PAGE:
Sen. Heidi Heitkamp, D-North Dakota, issued the following statement on reports that exports of U.S. crude oil to China have been reduced in the wake of the Trump administrations’ trade war:
“With U.S oil production on the rise, our oil industry should be seeing a boon in exports to countries like China where demand is high.
“Instead, the administration’s trade war has caused China to curtail imports of U.S. oil, and it is instead buying oil from our competitors and adversaries like Saudi Arabia and Iran.
“This isn’t just a missed opportunity – it’s a self-inflicted wound to one of the most important industries to North Dakota’s economy.
“After I helped lead the fight to successfully lift the 40-year old ban on exporting U.S. oil, I’ll continue to fight to protect access to markets for North Dakota’s oil industry to protect jobs and prosperity in our state.”
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CNBC reports that China, the second largest buyer of U.S. crude, completely stopped importing U.S. oil in August, a bad sign for oil producing regions like the Bakken. Tariffs have also depressed the price of crude oil, threatening prosperity in regions that depend on a robust energy industry.
With the U.S. refineries at capacity and unable to process much more crude oil, growth in the industry is dependent on exporting U.S. crude, and the Bakken is poised to help drive that growth – if there’s a market for U.S. oil in countries like China.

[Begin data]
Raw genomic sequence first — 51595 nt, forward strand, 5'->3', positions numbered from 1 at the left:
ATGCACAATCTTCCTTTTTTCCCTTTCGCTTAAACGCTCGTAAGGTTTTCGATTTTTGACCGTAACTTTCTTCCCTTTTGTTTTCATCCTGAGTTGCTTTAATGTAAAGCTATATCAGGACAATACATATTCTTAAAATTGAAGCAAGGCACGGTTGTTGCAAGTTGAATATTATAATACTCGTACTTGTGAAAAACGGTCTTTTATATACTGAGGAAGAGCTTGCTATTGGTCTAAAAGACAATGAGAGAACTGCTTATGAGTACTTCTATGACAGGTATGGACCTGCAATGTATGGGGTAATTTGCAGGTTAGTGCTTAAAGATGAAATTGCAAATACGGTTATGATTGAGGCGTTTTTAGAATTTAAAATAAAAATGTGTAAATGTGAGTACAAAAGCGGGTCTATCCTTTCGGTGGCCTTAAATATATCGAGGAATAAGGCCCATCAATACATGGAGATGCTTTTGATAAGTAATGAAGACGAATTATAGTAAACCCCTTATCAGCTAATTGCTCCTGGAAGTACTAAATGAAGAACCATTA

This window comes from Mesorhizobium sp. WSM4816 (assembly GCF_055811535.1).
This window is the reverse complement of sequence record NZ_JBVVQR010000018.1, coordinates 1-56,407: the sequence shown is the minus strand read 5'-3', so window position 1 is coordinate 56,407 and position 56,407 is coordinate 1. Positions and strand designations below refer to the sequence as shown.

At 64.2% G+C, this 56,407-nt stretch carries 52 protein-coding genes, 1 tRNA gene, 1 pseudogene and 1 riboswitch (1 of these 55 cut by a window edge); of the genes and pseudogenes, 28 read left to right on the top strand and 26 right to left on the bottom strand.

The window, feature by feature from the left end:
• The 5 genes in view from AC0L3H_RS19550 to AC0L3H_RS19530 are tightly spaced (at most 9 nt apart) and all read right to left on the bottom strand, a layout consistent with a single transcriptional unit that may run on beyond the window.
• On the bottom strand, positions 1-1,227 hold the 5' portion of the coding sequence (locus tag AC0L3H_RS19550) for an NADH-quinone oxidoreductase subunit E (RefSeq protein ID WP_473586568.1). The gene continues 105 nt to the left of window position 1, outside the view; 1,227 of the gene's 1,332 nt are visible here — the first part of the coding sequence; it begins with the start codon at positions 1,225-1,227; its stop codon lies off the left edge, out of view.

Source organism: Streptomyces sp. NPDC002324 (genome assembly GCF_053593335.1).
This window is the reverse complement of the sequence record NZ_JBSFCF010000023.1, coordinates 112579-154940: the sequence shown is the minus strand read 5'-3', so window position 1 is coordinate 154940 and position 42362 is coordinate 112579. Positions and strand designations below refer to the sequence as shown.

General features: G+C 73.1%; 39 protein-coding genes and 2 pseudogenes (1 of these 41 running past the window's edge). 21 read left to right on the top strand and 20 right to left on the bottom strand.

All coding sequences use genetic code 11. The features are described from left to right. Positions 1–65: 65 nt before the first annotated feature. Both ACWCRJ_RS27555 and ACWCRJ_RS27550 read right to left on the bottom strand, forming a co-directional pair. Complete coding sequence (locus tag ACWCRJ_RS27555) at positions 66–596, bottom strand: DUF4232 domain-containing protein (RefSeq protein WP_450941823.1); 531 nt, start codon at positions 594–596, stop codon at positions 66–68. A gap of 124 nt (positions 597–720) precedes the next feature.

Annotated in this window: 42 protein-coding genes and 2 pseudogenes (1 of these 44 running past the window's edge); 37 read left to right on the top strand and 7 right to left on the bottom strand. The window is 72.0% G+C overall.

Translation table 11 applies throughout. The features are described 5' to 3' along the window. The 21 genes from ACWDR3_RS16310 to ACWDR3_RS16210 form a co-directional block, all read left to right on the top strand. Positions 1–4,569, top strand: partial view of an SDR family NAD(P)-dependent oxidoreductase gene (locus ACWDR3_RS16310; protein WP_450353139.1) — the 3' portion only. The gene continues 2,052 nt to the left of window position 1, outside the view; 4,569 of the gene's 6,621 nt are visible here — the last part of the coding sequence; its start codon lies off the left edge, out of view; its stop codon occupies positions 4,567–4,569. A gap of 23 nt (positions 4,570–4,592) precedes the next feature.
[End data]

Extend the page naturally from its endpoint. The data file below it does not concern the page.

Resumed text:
The administration’s tariffs on aluminum and steel are also having negative ripple effects across the industry, which relies on machinery and equipment produced in countries singled out for tariffs, raising costs for U.S. producers. Earlier this year Heitkamp cosponsored bipartisan legislation to repeal the steel and aluminum tariffs, and she helped introduce bipartisan legislation to require congressional approval of tariffs designated for national security reasons, like the steel and aluminum tariffs.
Heitkamp played a central role in negotiating the bipartisan deal that led to the 40-year old ban on exporting oil being lifted in 2015, which led to record levels of U.S. crude oil exports earlier this year before the administration’s trade war escalated. For more than a year and a half, Heitkamp worked with Republican U.S. Senator Lisa Murkowski from Alaska to build support for lifting the ban, reach a deal to gain bipartisan support for it, and get enough votes to change this outdated policy. Click here for a timeline of her work to lift the ban.
Heitkamp has been proactively fighting for smart trade policies to protect North Dakota’s economy. From the beginning of the NAFTA renegotiation, she has pushed for a quick resolution to the talks in a way that strengthens U.S. agriculture and preserves market access to North Dakota’s top two trading partners. She has taken action by: